Father-daughter duo Pamela Olin, 65, and Richard Olin, 89, use different media, but both love to tinker, and their new art exhibition at Plymouth Harbor showcases their hands-on talents with a collection of three-dimensional works.
"Expressions of Experience: Two Generations" is open daily 11 a.m. to 4 p.m. through Feb. 29 and brings together the worlds of father and daughter.
Pamela and Richard worked on this collection independently. But both of them focused on themes of movement and interaction for the viewer.
Pamela focuses on light and shadow to encourage interaction with the art. Richard incorporates electronics to engage the viewer with his experiences of aging and technology
“It's very special to share this with my dad,” said Pamela. “It's a dream come true. Dad’s only showed his work twice. He never pursued art as a career because when it was time for him to make those choices, it wasn't really an option.
Although art often took a secondary role in his life, that did not stop Richard from exploring different media.
“I've always been a maker,” said Richard. “When I was a little kid, I was always fabricating things. As I got older, I drifted more into artistic things. By the time I was a teenager, I was building mobiles because I love things that move.”
Richard majored in art at Northwestern University but ended up taking over the family businesses, a pharmaceuticals company and an ice cream business. In his spare time, he was always creating. Richard has experimented with welding, sculpting and painting.
Richard's latest art fascination revolves around two-part epoxy clay, which Pamela introduced him to. His pieces included in the show are made out of this material. Some pieces include motion-sensors or sound.
“It's so much fun for me to see my work with enough space around it,” said Richard. “Otherwise, it is usually jammed into my own space. I love interacting with people browsing my art. I love to watch people's reactions, usually positive or thoughtful.”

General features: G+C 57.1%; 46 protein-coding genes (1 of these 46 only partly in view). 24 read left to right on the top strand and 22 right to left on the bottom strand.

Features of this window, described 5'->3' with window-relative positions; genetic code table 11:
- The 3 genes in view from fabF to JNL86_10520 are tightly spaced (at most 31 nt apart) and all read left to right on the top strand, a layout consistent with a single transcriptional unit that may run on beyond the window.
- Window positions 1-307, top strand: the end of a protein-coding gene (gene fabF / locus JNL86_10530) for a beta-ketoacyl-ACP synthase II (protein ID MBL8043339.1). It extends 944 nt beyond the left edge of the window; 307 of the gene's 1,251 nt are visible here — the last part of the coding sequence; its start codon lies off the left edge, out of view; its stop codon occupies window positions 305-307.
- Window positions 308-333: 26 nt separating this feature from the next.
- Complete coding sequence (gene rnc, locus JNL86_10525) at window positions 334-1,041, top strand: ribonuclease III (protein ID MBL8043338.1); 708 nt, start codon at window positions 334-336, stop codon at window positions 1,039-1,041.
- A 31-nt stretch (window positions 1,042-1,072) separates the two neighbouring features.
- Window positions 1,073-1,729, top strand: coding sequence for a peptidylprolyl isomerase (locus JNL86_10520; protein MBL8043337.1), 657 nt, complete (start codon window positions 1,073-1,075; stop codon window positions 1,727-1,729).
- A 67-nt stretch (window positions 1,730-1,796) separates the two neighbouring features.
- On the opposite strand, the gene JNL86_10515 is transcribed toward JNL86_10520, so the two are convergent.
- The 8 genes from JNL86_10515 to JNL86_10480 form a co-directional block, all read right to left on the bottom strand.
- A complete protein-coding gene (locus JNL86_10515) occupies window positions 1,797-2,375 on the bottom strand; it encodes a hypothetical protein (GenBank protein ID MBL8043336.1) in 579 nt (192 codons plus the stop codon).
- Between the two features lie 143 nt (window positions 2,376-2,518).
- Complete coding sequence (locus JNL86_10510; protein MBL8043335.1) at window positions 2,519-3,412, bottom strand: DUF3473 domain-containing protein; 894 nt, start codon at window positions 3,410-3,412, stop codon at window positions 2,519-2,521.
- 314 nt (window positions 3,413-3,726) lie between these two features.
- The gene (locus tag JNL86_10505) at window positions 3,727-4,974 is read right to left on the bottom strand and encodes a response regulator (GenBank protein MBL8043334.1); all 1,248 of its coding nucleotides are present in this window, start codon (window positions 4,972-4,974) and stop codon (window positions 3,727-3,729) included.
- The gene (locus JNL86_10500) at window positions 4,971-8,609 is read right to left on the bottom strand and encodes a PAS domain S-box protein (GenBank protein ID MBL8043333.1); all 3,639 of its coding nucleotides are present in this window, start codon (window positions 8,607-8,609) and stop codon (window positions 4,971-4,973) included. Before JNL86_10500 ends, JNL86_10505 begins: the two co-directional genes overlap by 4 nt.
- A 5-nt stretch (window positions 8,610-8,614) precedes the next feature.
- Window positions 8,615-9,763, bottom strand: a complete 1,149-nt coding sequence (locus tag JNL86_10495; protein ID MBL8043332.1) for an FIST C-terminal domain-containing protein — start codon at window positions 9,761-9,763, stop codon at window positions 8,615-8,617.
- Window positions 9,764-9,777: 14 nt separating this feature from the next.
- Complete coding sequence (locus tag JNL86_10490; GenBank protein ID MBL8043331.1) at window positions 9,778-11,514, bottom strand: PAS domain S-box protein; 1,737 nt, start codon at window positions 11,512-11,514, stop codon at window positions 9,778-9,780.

Similar to her father, Pamela has been creating from a young age, curious about how things work. Richard said she has been taking objects in their home apart, such as the oven, and putting them back together since she was 3 years old.
Inspired by her curiosity and her open-minded parents, she grew up experimenting with different art forms in her dad’s studio.
Pamela went to the Art Institute of Chicago, University of Wisconsin in Madison, Rhode Island School of Design and Columbia College in Missouri. Welding is her medium of choice, with 30 years under her belt. She is a nationally recognized sculptor who has shown her art all over the country.
In this collection, she focuses on family ties and the idea of how important tight-knit communities are. Pamela said it's important that each of her pieces are touchable to make it a thought-provoking and interactive experience.
“The beauty of showing in Sarasota is that I live my daily life here,” said Pamela. “They are my community. I know my audience and they are able to know me. I'm approachable and I encourage that kind of interaction, so I love the direct feedback of a great audience.”
Pamela said that inspiration from her tight-knit family is a theme of the show. Both her and her father showcase the impact her late mother had on them.
Pamela said her mother maintained an open environment for each of her family members to grow into whom they wanted to be. This created a loving and supportive dynamic through difficult times in Pamela’s life.
“My dad and I make art for ourselves, as opposed to making for a market, which is a luxury as an artist,” said Pamela. “We really put ourselves into everything we do through our latest art fascination or existential thought. We both love automation and technology and things that make noise. So it's the most special thing to be able to share our perspectives together at such a great place. I feel like life is coming full circle.”
Petra Rivera is the Longboat community reporter. She holds a bachelor’s degree of journalism with an emphasis on reporting and writing from the University of Missouri. Previously, she was a food and drink writer for Vox magazine as well as a reporter for the Columbia Missourian.